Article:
In the opening novella, The Worthing Chronicle, Jason Worthing relates the history of this culture. His family has genetically inherited psychic abilities, but a massacre caused by Jason’s father has made all the Worthings outcasts. He grows up on a planet called Capitol, which has been completely covered by buildings and infrastructure. Learning of a plot to bring down Capitol, Worthing leaves for an unsettled planet with a pre-selected group of colonists: his own enemies and detractors. But an accident during the journey causes the colonists’ memories to be destroyed while they are under the somec. Essentially, they are adult infants who Worthing must teach and raise, giving him the opportunity to create a culture entirely from scratch. Eventually, he leaves his fledgling society in the hands of his descendants and goes to sleep for several thousand years, until they have advanced enough to figure out how to awaken him.

While Worthing is sleeping, his family’s genetic abilities are augmented by inbreeding, until they become so psychically powerful that they are able to control the lives of their subjects. They eliminate pain, grief and accidental death, creating a veritable paradise, one in which human progress is essentially stalled, however. Then one day, pain returns to the world, as does Jason Worthing.

This history, related by Worthing through dreams to a young scribe, is fascinating and often harrowing, covering tens of thousands of years of history and leading up to an explanation for why pain, death and sorrow have returned. The short stories that follow fill in the gaps left by the novella, detailing some of the more critical events in the history of Capitol and Worthing. Card has fully realized several societies in The Worthing Saga, and his answers to the what-if questions he poses — What if immortality were possible? What if pain and suffering were eliminated? — are both epic and meaningful. ( )
  sturlington | May 5, 2011 |
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» Add other authors (3 possible)

Author nameRoleType of authorWork?Status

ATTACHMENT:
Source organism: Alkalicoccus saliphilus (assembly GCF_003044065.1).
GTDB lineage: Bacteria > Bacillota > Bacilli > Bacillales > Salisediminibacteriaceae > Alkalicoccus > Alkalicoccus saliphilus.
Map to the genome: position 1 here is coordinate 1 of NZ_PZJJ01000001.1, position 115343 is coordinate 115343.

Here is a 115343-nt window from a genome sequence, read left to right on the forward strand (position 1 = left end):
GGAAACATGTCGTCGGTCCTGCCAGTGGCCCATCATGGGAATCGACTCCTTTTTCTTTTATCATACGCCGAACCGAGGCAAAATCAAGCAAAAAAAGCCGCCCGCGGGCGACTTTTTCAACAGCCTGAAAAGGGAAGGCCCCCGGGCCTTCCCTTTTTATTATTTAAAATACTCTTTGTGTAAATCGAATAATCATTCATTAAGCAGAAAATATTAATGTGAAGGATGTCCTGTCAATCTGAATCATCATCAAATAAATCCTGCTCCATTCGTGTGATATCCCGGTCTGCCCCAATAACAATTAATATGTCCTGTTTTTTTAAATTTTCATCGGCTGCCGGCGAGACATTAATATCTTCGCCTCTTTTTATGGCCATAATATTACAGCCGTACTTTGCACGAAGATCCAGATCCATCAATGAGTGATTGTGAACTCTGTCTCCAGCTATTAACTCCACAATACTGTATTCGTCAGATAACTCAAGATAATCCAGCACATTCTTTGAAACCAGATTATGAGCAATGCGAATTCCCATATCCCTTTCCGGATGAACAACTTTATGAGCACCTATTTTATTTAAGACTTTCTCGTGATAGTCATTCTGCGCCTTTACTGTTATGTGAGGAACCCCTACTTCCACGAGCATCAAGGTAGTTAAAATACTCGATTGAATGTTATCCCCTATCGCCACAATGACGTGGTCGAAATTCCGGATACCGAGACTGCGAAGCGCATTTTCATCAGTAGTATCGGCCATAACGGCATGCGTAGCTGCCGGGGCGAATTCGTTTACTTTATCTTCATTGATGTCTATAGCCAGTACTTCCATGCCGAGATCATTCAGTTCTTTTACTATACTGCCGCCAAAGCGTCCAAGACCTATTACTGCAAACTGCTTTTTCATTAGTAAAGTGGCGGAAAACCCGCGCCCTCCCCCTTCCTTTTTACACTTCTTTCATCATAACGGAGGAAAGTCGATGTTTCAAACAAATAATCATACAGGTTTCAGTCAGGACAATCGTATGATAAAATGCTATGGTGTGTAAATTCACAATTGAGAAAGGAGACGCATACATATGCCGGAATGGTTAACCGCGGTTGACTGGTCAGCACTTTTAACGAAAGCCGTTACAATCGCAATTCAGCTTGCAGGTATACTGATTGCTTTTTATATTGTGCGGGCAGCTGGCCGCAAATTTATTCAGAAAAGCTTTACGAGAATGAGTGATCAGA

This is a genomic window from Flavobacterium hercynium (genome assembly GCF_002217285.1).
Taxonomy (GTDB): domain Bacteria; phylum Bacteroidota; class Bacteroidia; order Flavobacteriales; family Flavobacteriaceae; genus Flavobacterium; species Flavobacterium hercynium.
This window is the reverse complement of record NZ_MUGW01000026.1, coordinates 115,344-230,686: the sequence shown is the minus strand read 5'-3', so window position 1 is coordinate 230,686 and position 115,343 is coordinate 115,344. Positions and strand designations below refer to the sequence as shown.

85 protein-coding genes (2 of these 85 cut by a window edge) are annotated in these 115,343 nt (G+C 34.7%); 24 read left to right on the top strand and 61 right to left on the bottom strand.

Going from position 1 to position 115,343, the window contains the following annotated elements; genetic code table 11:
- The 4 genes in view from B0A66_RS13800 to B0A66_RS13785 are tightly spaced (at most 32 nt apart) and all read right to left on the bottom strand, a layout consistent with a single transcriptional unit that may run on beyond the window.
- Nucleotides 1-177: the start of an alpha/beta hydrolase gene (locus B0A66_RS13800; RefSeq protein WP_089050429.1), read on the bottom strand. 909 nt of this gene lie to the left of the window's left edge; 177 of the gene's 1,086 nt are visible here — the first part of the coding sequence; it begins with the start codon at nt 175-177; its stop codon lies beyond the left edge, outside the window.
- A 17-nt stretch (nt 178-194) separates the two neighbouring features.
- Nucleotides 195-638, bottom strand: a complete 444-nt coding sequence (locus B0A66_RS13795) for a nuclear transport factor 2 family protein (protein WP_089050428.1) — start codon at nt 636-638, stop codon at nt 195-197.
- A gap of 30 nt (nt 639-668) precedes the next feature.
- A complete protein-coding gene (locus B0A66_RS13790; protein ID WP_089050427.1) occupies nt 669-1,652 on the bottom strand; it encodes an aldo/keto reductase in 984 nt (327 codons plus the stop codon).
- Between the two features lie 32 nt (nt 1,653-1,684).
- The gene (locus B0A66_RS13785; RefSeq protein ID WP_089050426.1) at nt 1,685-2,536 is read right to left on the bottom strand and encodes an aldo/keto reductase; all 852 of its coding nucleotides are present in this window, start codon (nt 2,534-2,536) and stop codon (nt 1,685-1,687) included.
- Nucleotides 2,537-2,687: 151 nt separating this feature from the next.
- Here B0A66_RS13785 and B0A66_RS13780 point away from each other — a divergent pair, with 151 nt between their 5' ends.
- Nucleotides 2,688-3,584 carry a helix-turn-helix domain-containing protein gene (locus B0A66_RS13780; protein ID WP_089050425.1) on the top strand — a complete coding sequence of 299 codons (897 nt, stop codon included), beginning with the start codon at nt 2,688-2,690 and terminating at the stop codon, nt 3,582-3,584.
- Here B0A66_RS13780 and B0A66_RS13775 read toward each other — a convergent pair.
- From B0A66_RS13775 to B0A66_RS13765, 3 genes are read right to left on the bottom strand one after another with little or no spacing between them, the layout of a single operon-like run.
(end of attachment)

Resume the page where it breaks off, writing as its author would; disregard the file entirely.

Card, Orson Scottprimary authorall editionsconfirmed
Collings, Michael R.Afterwordsecondary authorall editionsconfirmed
Barlowe, WayneCover artistsecondary authorsome editionsconfirmed
Rodgers, NickCover artistsecondary authorsome editionsconfirmed
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Dedication
For Laird and Sally

because the right tales are true to you
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In many places in the Peopled Worlds, the pain came suddenly in the midst of the day's labor.
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(Click to show. Warning: May contain spoilers.)
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Wikipedia in English (1)

Book description
The Worthing Saga is divided into three parts:
The first part was previously published in its entirety as The Worthing Chronicle.
The second part consists of selected stories from Capitol:
- Skipping Stones
- Second Chance
- Lifeloop
- Breaking the Game
- Killing Children
- What Will We Do Tomorrow?

The third part contains Card's first stories (previously unpublished) set in the world of Jason Worthing:
- Worthing Farm
- Worthing Inn
- The Tinker
Haiku summary

Amazon.com Product Description (ISBN 0812533313, Mass Market Paperback)

It was a miracle of science that permitted human beings to live, if not forever, then for a long, long time. Some people, anyway. The rich, the powerful--they lived their lives at the rate of one year every ten. Somec created two societies: that of people who lived out their normal span and died, and those who slept away the decades, skipping over the intervening years and events. It allowed great plans to be put in motion. It allowed interstellar Empires to be built.

It came near to destroying humanity.

After a long, long time of decadence and stagnation, a few seed ships were sent out to save our species. They carried human embryos and supplies, and teaching robots, and one man. The Worthing Saga is the story of one of these men, Jason WOrthing, and the world he found for the seed he carried.

Orson Scott Card is "a master of the art of storytelling" (Booklist), and The Worthing Saga is a story that only he could have written.

(retrieved from Amazon Thu, 12 Mar 2015 18:09:07 -0400)

(see all 4 descriptions)

Gathering every story about Jason Worthing, this volume includes "The Worthing Chronicle," as well as all of the other stories set on Capitol and later on Jason's colonized planet. It was a miracle of science that permitted human beings to live, if not forever, then for a long, long time. Some people, anyway. The rich, the powerful--they lived their lives at the rate of one year every ten. Somec created two societies: that of people who lived out their normal span and died, and those who slept away the decades, skipping over the intervening years and events. It allowed great plans to be put in motion. It allowed interstellar Empires to be built. It came near to destroying humanity. After a long, long time of decadence and stagnation, a few seed ships were sent out to save our species. They carried human embryos and supplies, and teaching robots, and one man. The Worthing Saga is the story of one of these men, Jason Worthing, and the world he found for the seed he carried.… (more)

» see all 3 descriptions